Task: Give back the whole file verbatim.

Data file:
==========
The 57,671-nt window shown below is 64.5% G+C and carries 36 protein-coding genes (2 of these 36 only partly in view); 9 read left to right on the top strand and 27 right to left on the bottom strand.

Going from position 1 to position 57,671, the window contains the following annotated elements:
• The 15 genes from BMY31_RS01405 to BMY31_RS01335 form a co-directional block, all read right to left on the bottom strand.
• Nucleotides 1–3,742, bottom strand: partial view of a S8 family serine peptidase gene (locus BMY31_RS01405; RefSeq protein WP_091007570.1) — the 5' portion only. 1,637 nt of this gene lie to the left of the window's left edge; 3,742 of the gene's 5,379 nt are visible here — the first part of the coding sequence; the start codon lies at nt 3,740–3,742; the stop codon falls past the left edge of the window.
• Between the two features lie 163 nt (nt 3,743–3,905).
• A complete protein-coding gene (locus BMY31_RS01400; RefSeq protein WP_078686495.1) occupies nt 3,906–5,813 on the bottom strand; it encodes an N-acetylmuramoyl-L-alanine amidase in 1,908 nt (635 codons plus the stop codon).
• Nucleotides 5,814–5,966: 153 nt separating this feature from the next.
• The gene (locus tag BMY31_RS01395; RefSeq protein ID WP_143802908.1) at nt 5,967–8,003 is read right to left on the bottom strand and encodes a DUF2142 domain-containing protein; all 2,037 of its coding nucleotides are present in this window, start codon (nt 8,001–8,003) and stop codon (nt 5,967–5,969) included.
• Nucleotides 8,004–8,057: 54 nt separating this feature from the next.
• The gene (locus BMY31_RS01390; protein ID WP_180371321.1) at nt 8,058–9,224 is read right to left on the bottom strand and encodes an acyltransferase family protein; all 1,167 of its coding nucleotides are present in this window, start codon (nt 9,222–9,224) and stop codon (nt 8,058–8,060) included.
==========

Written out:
The 57,671-nt window shown below is 64.5% G+C and carries 36 protein-coding genes (2 of these 36 only partly in view); 9 read left to right on the top strand and 27 right to left on the bottom strand.

Going from position 1 to position 57,671, the window contains the following annotated elements:
• The 15 genes from BMY31_RS01405 to BMY31_RS01335 form a co-directional block, all read right to left on the bottom strand.
• Nucleotides 1–3,742, bottom strand: partial view of a S8 family serine peptidase gene (locus BMY31_RS01405; RefSeq protein WP_091007570.1) — the 5' portion only. 1,637 nt of this gene lie to the left of the window's left edge; 3,742 of the gene's 5,379 nt are visible here — the first part of the coding sequence; the start codon lies at nt 3,740–3,742; the stop codon falls past the left edge of the window.
• Between the two features lie 163 nt (nt 3,743–3,905).
• A complete protein-coding gene (locus BMY31_RS01400; RefSeq protein WP_078686495.1) occupies nt 3,906–5,813 on the bottom strand; it encodes an N-acetylmuramoyl-L-alanine amidase in 1,908 nt (635 codons plus the stop codon).
• Nucleotides 5,814–5,966: 153 nt separating this feature from the next.
• The gene (locus tag BMY31_RS01395; RefSeq protein ID WP_143802908.1) at nt 5,967–8,003 is read right to left on the bottom strand and encodes a DUF2142 domain-containing protein; all 2,037 of its coding nucleotides are present in this window, start codon (nt 8,001–8,003) and stop codon (nt 5,967–5,969) included.
• Nucleotides 8,004–8,057: 54 nt separating this feature from the next.
• The gene (locus BMY31_RS01390; protein ID WP_180371321.1) at nt 8,058–9,224 is read right to left on the bottom strand and encodes an acyltransferase family protein; all 1,167 of its coding nucleotides are present in this window, start codon (nt 9,222–9,224) and stop codon (nt 8,058–8,060) included.